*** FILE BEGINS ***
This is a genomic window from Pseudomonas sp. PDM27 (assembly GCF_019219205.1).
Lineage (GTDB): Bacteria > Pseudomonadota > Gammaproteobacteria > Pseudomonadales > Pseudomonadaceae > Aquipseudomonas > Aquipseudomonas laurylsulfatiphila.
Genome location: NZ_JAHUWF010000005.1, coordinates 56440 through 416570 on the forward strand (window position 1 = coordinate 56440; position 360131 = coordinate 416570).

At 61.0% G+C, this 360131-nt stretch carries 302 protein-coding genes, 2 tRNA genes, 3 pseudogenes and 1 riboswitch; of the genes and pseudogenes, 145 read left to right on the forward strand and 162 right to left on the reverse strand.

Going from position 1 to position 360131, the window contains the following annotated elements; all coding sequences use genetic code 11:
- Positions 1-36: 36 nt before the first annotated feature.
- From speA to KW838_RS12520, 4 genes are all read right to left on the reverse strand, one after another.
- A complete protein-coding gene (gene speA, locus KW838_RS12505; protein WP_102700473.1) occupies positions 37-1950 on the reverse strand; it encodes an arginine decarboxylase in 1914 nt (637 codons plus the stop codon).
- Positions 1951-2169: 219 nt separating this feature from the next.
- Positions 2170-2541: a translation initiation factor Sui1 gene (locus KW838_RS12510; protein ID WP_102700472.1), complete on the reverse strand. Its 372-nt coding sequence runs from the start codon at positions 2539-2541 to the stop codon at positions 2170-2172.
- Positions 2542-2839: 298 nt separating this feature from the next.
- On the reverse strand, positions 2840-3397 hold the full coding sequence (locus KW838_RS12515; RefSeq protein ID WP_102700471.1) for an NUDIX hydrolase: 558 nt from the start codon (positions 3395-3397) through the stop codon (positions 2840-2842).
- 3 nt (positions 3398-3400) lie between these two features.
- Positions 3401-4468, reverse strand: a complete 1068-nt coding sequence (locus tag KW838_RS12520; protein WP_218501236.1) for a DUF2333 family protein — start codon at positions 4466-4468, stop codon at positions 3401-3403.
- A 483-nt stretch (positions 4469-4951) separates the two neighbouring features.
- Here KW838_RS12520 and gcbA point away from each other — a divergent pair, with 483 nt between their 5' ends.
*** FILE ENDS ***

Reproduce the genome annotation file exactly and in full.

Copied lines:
This is a genomic window from Pseudomonas sp. PDM27 (assembly GCF_019219205.1).
Lineage (GTDB): Bacteria > Pseudomonadota > Gammaproteobacteria > Pseudomonadales > Pseudomonadaceae > Aquipseudomonas > Aquipseudomonas laurylsulfatiphila.
Genome location: NZ_JAHUWF010000005.1, coordinates 56440 through 416570 on the forward strand (window position 1 = coordinate 56440; position 360131 = coordinate 416570).

At 61.0% G+C, this 360131-nt stretch carries 302 protein-coding genes, 2 tRNA genes, 3 pseudogenes and 1 riboswitch; of the genes and pseudogenes, 145 read left to right on the forward strand and 162 right to left on the reverse strand.

Going from position 1 to position 360131, the window contains the following annotated elements; all coding sequences use genetic code 11:
- Positions 1-36: 36 nt before the first annotated feature.
- From speA to KW838_RS12520, 4 genes are all read right to left on the reverse strand, one after another.
- A complete protein-coding gene (gene speA, locus KW838_RS12505; protein WP_102700473.1) occupies positions 37-1950 on the reverse strand; it encodes an arginine decarboxylase in 1914 nt (637 codons plus the stop codon).
- Positions 1951-2169: 219 nt separating this feature from the next.
- Positions 2170-2541: a translation initiation factor Sui1 gene (locus KW838_RS12510; protein ID WP_102700472.1), complete on the reverse strand. Its 372-nt coding sequence runs from the start codon at positions 2539-2541 to the stop codon at positions 2170-2172.
- Positions 2542-2839: 298 nt separating this feature from the next.
- On the reverse strand, positions 2840-3397 hold the full coding sequence (locus KW838_RS12515; RefSeq protein ID WP_102700471.1) for an NUDIX hydrolase: 558 nt from the start codon (positions 3395-3397) through the stop codon (positions 2840-2842).
- 3 nt (positions 3398-3400) lie between these two features.
- Positions 3401-4468, reverse strand: a complete 1068-nt coding sequence (locus tag KW838_RS12520; protein WP_218501236.1) for a DUF2333 family protein — start codon at positions 4466-4468, stop codon at positions 3401-3403.
- A 483-nt stretch (positions 4469-4951) separates the two neighbouring features.
- Here KW838_RS12520 and gcbA point away from each other — a divergent pair, with 483 nt between their 5' ends.